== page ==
The Other Black Girl by Zakiya Dalila Harris

The Other Black Girl is a tense social commentary thriller about what happens when a New York publishing house gets a second Black girl in the office. Nella is in her twenties and trying to make it at Wagner Books, but as an editorial assistant and the only Black person in the office, it isn’t easy. When Hazel joins the company and the desk near hers, it seems like a chance to have an ally, but they’ve barely had a chance to bond before it starts to seem like people like Hazel a lot more than Nella, and notes begin to appear on Nella’s desk telling her to leave Wagner now.

Going into the book having seen it being compared with Get Out, I was aware something was going to be up, but this slow burn novel lingers on the edge, occasionally cutting to another narrative that you’re waiting to intersect with the main one, but mostly showing Nella in the office as she tries to improve her reputation at work and work out what’s going on with the notes. Without wanting to give spoilers, it is a clearly done concept that provides a sly take on Black people’s success in predominantly White spaces.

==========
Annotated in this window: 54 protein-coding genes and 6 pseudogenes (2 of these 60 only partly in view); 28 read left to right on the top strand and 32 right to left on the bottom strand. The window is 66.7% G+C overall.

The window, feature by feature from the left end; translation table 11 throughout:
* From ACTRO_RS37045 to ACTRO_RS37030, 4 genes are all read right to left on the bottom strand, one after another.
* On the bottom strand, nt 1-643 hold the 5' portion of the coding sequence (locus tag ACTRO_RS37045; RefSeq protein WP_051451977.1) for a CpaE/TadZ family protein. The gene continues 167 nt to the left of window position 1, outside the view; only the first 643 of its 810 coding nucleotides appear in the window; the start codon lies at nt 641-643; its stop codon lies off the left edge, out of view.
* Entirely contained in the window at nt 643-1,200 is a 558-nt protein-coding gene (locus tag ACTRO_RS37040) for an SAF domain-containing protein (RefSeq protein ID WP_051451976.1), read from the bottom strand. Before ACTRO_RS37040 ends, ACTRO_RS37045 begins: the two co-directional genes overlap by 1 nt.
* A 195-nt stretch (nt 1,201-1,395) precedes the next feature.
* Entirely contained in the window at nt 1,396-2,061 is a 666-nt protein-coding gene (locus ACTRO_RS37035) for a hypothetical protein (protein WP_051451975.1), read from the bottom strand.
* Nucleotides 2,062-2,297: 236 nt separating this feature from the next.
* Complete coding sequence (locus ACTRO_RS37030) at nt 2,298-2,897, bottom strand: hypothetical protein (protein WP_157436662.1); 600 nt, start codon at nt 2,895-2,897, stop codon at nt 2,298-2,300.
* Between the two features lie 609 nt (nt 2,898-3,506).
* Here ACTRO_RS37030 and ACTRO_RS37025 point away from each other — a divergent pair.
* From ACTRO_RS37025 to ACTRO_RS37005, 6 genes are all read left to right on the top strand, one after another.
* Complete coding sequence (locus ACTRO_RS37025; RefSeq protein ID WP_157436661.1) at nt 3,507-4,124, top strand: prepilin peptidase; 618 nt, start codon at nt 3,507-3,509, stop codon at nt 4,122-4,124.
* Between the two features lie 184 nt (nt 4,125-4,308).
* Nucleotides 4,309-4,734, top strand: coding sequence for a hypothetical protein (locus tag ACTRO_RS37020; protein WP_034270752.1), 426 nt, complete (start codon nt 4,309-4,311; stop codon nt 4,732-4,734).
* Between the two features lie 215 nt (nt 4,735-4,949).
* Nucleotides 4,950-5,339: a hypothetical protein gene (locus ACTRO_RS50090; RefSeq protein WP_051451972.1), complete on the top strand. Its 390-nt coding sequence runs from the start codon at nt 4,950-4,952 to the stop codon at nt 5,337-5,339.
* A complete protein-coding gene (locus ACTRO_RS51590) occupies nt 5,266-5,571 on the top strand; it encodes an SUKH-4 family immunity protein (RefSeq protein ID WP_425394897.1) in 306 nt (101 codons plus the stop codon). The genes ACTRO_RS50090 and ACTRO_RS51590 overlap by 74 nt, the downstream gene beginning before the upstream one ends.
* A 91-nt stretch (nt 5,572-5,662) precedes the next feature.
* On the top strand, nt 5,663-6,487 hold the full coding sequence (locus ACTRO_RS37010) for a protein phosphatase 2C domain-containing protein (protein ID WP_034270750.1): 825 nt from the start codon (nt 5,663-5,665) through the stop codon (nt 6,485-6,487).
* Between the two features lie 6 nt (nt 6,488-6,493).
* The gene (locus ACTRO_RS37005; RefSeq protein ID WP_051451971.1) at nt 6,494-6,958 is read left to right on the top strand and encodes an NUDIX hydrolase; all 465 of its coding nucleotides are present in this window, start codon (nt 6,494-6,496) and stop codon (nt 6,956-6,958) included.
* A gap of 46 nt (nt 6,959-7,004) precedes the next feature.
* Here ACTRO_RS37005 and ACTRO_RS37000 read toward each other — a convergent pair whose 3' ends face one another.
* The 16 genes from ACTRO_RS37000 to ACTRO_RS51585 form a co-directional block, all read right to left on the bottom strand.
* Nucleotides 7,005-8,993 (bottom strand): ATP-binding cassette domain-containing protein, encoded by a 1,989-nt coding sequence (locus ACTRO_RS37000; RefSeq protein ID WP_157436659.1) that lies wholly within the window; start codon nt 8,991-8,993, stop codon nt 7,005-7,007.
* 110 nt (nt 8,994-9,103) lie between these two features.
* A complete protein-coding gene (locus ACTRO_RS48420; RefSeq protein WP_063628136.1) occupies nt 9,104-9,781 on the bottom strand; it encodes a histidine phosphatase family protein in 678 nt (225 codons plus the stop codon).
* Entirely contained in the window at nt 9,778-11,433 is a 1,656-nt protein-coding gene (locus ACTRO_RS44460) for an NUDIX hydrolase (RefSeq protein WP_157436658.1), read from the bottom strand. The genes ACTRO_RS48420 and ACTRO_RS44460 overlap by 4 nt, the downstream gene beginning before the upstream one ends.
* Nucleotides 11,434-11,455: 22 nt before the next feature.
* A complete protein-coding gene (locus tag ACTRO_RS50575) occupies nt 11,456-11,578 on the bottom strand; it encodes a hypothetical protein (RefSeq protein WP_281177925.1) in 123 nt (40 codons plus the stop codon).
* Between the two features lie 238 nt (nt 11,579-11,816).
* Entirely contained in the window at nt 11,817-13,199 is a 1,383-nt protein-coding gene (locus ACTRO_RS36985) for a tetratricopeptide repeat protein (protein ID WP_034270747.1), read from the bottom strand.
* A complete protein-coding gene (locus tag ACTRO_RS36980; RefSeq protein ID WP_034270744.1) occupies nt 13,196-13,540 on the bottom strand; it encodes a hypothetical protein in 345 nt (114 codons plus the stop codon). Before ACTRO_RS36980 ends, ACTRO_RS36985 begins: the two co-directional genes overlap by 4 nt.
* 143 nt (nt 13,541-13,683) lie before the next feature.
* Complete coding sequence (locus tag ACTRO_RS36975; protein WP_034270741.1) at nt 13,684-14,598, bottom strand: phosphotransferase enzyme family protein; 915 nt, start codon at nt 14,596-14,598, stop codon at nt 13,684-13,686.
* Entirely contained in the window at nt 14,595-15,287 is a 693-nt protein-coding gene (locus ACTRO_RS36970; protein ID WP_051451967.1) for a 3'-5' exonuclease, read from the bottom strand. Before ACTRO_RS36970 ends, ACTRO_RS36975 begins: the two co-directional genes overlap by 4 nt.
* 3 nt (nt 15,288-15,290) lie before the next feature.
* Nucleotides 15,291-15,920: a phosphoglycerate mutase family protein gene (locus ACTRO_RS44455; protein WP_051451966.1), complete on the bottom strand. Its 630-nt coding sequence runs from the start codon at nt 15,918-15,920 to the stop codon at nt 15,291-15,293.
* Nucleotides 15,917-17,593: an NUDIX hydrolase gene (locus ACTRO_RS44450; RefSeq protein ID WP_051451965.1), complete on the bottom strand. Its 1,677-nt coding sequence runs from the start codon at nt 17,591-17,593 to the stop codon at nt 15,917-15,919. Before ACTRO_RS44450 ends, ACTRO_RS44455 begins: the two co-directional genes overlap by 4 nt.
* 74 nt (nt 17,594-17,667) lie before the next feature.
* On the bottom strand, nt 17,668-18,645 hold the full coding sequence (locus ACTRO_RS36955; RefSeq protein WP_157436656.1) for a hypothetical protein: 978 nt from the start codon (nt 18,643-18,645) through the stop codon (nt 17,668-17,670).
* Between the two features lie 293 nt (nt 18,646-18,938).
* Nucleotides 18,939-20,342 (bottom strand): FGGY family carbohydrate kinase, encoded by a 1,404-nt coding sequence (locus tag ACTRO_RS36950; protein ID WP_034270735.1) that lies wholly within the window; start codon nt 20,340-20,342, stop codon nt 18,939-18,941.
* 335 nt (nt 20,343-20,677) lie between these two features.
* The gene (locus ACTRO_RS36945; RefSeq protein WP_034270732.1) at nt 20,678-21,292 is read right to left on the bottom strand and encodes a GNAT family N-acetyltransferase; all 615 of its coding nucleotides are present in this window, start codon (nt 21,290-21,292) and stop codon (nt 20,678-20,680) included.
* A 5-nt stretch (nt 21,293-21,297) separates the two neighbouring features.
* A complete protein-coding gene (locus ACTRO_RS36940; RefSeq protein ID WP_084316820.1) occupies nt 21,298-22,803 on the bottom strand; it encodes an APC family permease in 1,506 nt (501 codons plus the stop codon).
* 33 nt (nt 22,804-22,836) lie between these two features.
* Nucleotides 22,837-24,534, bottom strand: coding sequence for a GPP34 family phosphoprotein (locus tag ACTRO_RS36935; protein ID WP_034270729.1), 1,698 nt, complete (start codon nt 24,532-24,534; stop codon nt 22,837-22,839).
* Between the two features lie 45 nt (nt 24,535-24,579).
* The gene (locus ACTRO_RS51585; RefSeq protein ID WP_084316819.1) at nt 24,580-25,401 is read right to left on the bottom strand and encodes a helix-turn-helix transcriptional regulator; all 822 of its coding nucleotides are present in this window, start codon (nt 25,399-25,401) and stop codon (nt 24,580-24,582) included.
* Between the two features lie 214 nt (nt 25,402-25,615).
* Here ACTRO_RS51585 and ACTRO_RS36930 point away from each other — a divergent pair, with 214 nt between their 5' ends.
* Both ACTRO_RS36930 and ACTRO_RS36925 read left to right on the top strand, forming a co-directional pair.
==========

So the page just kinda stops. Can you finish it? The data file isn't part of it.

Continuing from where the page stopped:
The characters are mostly there to keep you guessing about whether they might be friend or foe, especially at Wagner, and the way the book ends means you don’t necessarily get answers. Nella’s best friend Malaika provides some much needed outside perspective, especially as you don’t see much of her boyfriend Owen (which may be for plot reasons), and the mysterious side narrative shows a bit of the wider picture without taking it too far away from Nella’s story. Though some people might like more depth into some of these characters and plotlines, it’s easy to see why the narrative was written this way, adding a shadowy, sinister side even to the ending.

This is undoubtedly a debut novel that people will be talking about, combining thriller with elements of satire and also a look at microaggressions in an office environment. Even if you feel like you’re not interested in books about toxic work environments or read too many, this is something different, original and clever and with lingering dread.